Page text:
I want to tell you a story. No, not the story of how, in 1991, Linus Torvalds wrote the first version of the Linux kernel. You can read that story in lots of Linux books. Nor am I going to tell you the story of how, some years earlier, Richard Stallman began the GNU Project to create a free Unix-like operating system. That’s an important story too, but most other Linux books have that one, as well. No, I want to tell you the story of how you can take back control of your computer. When I began working with computers as a college student in the late 1970s, there was a revolution going on. The invention of the microprocessor had made it possible for ordinary people like you and me to actually own a computer. It’s hard for many people today to imagine what the world was like when only big business and big government ran all the computers. Let’s just say you couldn’t get much done.
Today, the world is very different. Computers are everywhere, from tiny wristwatches to giant data centers to everything in between. In addition to ubiquitous computers, we also have a ubiquitous network connecting them together. This has created a wondrous new age of personal empowerment
and creative freedom, but over the last couple of decades something else has been happening. A single giant corporation has been imposing its control over most of the world’s computers and deciding what you can and cannot do with them. Fortunately, people from all over the world are doing something about it. They are fighting to maintain control of their computers by writing their own software. They are building Linux. Many people speak of “freedom” with regard to Linux, but I don’t think most people know what this freedom really means. Freedom is the power to decide what your computer does, and the only way to have this freedom is to know what your computer is doing. Freedom is a computer that is without secrets, one where everything can be known if you care enough to find out.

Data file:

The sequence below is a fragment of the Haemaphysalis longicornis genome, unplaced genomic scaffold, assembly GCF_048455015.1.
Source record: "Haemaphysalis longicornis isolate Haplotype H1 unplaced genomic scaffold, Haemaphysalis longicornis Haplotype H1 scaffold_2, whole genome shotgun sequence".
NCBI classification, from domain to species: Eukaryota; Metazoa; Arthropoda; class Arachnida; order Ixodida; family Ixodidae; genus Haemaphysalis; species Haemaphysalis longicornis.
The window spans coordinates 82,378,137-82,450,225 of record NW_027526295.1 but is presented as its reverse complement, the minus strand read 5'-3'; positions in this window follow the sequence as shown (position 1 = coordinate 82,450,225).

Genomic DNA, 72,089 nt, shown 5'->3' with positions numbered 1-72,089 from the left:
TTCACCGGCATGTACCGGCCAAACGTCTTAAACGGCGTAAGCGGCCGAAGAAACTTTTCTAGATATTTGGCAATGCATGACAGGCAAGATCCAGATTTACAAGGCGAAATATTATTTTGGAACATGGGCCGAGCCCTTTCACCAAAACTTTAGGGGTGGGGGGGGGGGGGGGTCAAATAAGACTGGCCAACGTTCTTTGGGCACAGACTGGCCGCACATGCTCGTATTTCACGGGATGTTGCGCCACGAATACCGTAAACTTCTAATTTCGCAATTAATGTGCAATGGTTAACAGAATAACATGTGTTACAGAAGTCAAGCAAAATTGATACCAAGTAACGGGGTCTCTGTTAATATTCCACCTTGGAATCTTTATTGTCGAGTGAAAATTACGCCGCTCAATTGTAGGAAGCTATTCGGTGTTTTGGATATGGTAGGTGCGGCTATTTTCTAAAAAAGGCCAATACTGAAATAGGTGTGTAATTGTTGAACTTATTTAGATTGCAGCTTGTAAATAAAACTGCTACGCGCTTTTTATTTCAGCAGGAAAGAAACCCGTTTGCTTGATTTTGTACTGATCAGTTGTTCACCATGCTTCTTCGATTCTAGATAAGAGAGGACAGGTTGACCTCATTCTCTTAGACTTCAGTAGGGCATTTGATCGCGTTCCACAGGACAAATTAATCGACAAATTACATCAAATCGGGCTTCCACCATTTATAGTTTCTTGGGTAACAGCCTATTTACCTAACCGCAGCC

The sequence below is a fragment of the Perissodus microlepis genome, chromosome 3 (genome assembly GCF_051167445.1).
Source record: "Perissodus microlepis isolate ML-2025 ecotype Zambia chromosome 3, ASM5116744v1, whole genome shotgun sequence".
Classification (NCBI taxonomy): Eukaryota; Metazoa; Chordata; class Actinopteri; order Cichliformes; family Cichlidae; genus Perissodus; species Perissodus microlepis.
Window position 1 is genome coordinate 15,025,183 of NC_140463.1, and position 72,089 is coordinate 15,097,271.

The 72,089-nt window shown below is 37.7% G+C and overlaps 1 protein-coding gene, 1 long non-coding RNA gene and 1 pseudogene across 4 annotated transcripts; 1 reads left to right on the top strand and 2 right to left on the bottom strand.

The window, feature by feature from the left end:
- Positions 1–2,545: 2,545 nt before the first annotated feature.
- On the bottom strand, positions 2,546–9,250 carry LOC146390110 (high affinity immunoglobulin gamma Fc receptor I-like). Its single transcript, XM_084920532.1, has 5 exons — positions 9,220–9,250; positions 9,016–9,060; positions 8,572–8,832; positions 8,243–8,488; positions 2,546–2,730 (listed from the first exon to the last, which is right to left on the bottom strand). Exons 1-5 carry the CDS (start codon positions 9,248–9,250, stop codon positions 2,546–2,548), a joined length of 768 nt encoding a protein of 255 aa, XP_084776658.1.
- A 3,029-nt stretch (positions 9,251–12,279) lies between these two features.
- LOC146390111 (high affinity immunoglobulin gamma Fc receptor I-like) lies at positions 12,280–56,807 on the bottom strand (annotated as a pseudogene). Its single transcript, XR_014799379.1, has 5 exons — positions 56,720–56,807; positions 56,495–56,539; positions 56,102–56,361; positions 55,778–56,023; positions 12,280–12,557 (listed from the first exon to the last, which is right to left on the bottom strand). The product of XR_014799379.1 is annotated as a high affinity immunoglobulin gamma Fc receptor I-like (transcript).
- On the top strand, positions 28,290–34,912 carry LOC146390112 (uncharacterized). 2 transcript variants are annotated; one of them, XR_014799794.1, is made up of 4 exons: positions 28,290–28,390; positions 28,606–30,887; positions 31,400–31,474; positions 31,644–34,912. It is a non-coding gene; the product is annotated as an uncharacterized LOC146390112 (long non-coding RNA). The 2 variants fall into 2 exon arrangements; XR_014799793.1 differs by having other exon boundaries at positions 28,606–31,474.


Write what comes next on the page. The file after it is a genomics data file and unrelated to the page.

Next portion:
Download ebook William E. Shotts, Jr., 2012. The Linux command line a complete introduction
The Linux command line a complete introduction